Joanne P. McCallie was well aware of the ability of the team she was about to face.DURHAM, N.C. -- Heading into Sunday’s first round NCAA matchup with Hampton University, Duke head coach
“Hampton is the greatest No. 15 seed I have ever seen in my life,” said McCallie. “They are absolutely terrific.”
In their 67-51 win the Duke players and fans also learned how good Hampton was and how the intensity of the game gets turned up in NCAA play.
“I’ve been a mid-major coach before and I am sorry for Hampton that they are a 15 seed,” said McCallie, who led her Blue Devils to their 31st win of the season against just two losses. “They are trying to get their first NCAA victory and they should have been a higher seed, they earned that by what they did over the season, they earned that by who they beat, they did everything right and they had to come play Duke at Duke. They are a fantastic team and some of those women can play on any team. They might be the most athletic team we played including some of our ACC teams.”
Those student-athletes from Hampton just happened to meet a Duke team that heralds some of the best women’s basketball players in the country.
This is a Duke team that lost just two games all season and captured the ACC Tournament title with a two-time ACC Defensive Player of the Year in Elizabeth Williams, the ACC Tournament MVP in Alexis Jones and the third leading three-point shooter in the country in Tricia Liston.
That threesome proved to be the difference in the game as Liston led all scorers with 20 points, Williams poured in another 18 and Jones tallied 11 points while dishing out 10 assists.
The Blue Devils needed everything these players and their teammates could offer in order to hold off a very athletic and hustling Hampton University team that captured 28 victories and went through the MEAC season with a perfect 16-0 record.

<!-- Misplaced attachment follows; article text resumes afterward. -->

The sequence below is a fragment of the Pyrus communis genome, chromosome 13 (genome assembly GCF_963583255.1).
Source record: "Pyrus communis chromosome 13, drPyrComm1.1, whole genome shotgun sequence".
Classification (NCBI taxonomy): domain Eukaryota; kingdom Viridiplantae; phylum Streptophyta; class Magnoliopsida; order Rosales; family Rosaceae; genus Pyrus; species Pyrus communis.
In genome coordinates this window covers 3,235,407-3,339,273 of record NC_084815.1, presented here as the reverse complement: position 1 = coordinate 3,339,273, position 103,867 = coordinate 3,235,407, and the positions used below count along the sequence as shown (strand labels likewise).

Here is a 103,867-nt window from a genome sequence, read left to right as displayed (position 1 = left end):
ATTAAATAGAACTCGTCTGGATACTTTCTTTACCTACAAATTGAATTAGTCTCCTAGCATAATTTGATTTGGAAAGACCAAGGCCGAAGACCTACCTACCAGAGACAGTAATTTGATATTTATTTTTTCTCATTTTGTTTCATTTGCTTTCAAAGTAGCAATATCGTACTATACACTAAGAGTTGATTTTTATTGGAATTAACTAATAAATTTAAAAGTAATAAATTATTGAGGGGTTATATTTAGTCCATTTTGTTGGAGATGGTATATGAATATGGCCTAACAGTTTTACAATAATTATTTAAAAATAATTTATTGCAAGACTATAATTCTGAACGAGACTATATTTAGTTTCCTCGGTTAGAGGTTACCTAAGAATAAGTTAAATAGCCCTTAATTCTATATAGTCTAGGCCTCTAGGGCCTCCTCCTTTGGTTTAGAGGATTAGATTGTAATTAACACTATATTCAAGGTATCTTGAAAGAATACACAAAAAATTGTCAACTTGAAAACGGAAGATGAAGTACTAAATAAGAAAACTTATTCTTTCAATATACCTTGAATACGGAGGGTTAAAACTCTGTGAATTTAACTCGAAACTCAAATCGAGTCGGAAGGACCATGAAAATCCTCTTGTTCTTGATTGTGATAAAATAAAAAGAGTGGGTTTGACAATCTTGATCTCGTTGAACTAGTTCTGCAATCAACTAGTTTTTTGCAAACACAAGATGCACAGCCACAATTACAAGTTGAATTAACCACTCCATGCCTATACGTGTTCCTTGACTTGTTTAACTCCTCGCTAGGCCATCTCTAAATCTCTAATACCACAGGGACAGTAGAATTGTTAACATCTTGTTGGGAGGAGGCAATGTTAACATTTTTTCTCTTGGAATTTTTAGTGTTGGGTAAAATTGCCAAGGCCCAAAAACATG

At the end of the first half, it looked like all the hustling and work by Hampton just would not be enough to overcome the No. 5 ranked Blue Devils. A 32-15 lead and a poor shooting performance by the Pirates of just 21.2 percent (7-of-33) made it look like the Pirates would be making a quick return trip home.
“Our defense in the first half was very, very good,” pointed out McCallie. “Not as good in the second half, but the intensity was there.”
The intensity in the second half was there because the Pirates turned up the heat on the Blue Devils.
“I thought that we just attacked more,” explained Hampton head coach David Six. “We saw some things, but it’s very difficult, obviously, to hear in there to make the adjustments on the fly. We got the ball in the lane a lot more. We attacked a lot more.”
That attacking pulled the Pirates to within 10 points at 46-36 with 11:42 left in the game and then to within six points with half the second half still left to play.
This comeback fueled the voices of over 600 Hampton fans and band in Cameron Indoor Stadium creating quite an exciting environment in the historic arena.
“It was a great environment,” pointed out McCallie. “I really appreciated the Hampton fans. They were amazing, challenged us and also challenged our fans to be louder. I thought the band was incredible. The environment was honestly not a home court environment. It was just a great women’s basketball environment.”